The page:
2015's heavily-indebted graduating class of college seniors has a lot of options. Not paying their loans is one of them. Read on...
"Right now, we’re living in a make believe world. Debt can’t be the main source of growth. Without a pick-up in final demand a lot of bad debts are out there. As long as you have excess capacity in the commodity production you have bad loans throughout the system. That means you have governments who can’t repay their debt without selling new loans and all their bad loans are funded by the central banks.... I think a global recession is inevitable...You just can’t devalue your way to prosperity. As long as the number of shares keeps declining, stock prices are going to go up and nobody cares [but] in the long term there has to be a major correction."
"The U.S. Department of Education wants to remind you that you may qualify for a repayment plan that calculates your monthly payment based on your income. You will likely qualify for an income-driven repayment plan if your total federal student loan debt exceeds your annual income. Under an income-driven plan, your initial payment could be as low as $0 per month." -- US Department of Education
Militarization Is More Than Tanks & Rifles: It’s a Cultural Disease, Acclimating Citizens To Life In A Police StateSubmitted by Tyler Durden on 05/20/2015 22:00 -0400
The problems we’re grappling with have been building for more than 40 years. They’re not going to go away overnight, and they certainly will not be resolved by a report that instructs the police to simply adopt different tactics to accomplish the same results - i.e., maintain the government’s power, control and wealth at all costs. This is the sad reality of life in the American police state.
The Student Loan Write-offs Have Begun: 78,000 Students File For Debt Discharge After Corinthian ClosuresSubmitted by Tyler Durden on 05/20/2015 19:00 -0400
"More than 50 consumer and labor organizations sent a joint petition on Tuesday to U.S. Secretary of Education Arne Duncan, urging him to cancel federal student loans owed by 78,000 who attended Corinthian schools," Reuters reports, confirming the notion that for-profit colleges may represent the next multi-billion dollar taxpayer bailout.
Many factors combined to make it the perfect storm: the demographic rise of the millennials, easy money from the Fed, the “Chivas Regal” effect in pricing strategy that many colleges and universities adopted, and the US government virtually taking over the market for student loans. It’s a vicious circle as colleges raise prices, students take out easy loans, and the institutions raise prices again. However, it all seems to be coming to a head as several factors begin to show the chinks in the armor.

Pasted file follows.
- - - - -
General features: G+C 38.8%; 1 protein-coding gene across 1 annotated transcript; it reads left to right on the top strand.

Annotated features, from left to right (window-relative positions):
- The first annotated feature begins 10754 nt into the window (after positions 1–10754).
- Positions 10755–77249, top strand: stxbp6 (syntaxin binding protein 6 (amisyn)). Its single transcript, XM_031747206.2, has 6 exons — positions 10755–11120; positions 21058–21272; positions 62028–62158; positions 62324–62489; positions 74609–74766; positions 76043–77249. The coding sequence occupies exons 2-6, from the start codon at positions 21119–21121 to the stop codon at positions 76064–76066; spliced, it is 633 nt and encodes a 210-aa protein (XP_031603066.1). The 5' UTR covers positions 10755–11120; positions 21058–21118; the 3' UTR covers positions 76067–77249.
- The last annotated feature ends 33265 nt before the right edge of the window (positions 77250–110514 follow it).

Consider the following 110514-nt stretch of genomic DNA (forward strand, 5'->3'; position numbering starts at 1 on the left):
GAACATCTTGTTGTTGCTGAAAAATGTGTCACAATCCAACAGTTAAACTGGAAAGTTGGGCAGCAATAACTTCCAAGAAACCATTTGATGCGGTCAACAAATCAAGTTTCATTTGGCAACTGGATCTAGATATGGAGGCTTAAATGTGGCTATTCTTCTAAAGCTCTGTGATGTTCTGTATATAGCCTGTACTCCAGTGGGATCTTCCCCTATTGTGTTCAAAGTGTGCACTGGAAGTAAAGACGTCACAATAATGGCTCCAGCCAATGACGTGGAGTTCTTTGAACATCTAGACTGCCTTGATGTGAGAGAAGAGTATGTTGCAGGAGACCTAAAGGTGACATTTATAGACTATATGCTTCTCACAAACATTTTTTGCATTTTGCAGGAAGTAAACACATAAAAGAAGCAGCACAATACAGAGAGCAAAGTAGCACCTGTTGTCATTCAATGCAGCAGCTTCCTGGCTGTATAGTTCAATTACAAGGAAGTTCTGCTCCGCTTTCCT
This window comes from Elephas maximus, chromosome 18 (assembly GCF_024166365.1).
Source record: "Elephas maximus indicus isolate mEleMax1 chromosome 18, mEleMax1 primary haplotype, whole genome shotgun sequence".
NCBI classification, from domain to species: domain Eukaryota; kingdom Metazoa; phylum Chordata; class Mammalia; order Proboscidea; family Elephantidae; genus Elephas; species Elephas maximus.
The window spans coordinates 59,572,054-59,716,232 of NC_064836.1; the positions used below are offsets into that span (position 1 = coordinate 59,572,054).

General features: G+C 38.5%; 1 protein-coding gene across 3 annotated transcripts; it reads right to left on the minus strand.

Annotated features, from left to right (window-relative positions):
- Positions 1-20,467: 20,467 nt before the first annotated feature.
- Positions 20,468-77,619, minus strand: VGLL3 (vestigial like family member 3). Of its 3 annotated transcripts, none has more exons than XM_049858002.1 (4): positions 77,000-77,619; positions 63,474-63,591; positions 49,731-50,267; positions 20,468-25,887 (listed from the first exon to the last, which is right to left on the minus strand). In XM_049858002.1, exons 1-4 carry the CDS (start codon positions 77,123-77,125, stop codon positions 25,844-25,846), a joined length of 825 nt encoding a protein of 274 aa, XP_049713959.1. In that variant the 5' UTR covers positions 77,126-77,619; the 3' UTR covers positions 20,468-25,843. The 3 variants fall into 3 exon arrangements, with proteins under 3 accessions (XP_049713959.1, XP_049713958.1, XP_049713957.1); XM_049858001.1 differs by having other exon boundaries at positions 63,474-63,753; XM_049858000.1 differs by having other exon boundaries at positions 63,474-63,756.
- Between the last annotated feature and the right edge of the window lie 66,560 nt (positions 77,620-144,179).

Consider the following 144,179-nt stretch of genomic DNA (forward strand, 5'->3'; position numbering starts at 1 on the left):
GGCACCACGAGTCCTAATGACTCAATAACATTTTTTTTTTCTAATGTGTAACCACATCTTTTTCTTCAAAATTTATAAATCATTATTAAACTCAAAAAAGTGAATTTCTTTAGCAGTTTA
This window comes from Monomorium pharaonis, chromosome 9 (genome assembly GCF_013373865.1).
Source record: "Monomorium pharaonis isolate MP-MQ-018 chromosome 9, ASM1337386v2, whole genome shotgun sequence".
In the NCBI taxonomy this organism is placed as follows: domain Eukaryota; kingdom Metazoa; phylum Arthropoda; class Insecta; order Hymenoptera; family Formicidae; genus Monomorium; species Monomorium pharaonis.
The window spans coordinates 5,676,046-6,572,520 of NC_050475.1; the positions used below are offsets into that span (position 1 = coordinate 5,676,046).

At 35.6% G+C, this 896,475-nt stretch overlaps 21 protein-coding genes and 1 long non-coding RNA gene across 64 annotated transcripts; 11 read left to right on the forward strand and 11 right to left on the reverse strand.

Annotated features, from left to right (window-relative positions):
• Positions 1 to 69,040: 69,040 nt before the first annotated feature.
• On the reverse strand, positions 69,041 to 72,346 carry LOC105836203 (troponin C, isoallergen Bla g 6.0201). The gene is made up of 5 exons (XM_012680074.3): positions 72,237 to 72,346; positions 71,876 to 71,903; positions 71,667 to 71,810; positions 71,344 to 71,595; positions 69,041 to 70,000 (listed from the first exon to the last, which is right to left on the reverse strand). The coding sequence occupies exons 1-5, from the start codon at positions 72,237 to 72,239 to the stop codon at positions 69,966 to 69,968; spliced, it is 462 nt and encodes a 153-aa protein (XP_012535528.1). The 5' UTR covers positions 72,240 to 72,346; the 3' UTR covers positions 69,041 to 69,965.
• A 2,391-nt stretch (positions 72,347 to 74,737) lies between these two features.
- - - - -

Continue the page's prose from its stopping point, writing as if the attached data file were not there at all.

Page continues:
"Loans take time to season and go bad, and Wall Street loves to package and pass along risk. The music will stop — it always does — and this will not end well.”
With the class of 2015 graduating with a record amount of debt, one hopeful student appears to recognize her fate all too well...
As we have pointed out for a number of years, according to the payroll jobs reports, the complexion of the US labor force is that of a Third World country. Most of the jobs created are lowly paid domestic services. No economist should ever have accepted the claim that the economy was in recovery while participation in the labor force was declining. Having looked at the actual details of the payroll jobs report, which are seldom if ever reported in the financial media, let’s look at what else goes unreported in the media.
The graduating class of 2015 is the most heavily-indebted college class in history and the chart is "up and to the right," which in the case of student loans, is anything but encouraging. Fortunately, we have some advice for this year's graduating seniors...
In a quarter in which US GDP is set to decline consumer credit, according to the latest update from the Federal Reserve, increased by just over $45 billion. But how is it possible that with such a massive expansion in household credit there was no actual benefit to the underlying economy? Simple: 98% of the credit lent out in the first quarter, or $44.3 billion, went to student and car loans!
To paraphrase H.L. Mencken, anyone who wants the government and Federal Reserve to create a housing recovery, deserves to get it good and hard, like a four by four to the side of their head. Subprime mortgages, subprime auto loans, and subprime student loans driven by preposterously low interest rates are the liquefying foundation of this fake economic recovery. Most rational people would agree that loaning money to people who will eventually default is not a good idea. But it is the underpinning of everything the Fed and government apparatchiks have done to keep this farce going a little while longer. It will not end well – Again.
The past few years have been a period of relative stability for the U.S. economy. A lot of people have been lulled into a false sense of security during that time. These people have become convinced that our problems have been fixed. But they haven’t been fixed at all. In fact, our problems are far, far worse than they were just prior to the last financial crisis. Don’t let this next recession take you by surprise.
Although nearly 93% of parents say they expect their children to attend college, only 57% have either saved money or plan to save money for tuition. Those two figures don't match up, meaning someone will have to step in and fill the education funding void. Can you guess who it will be?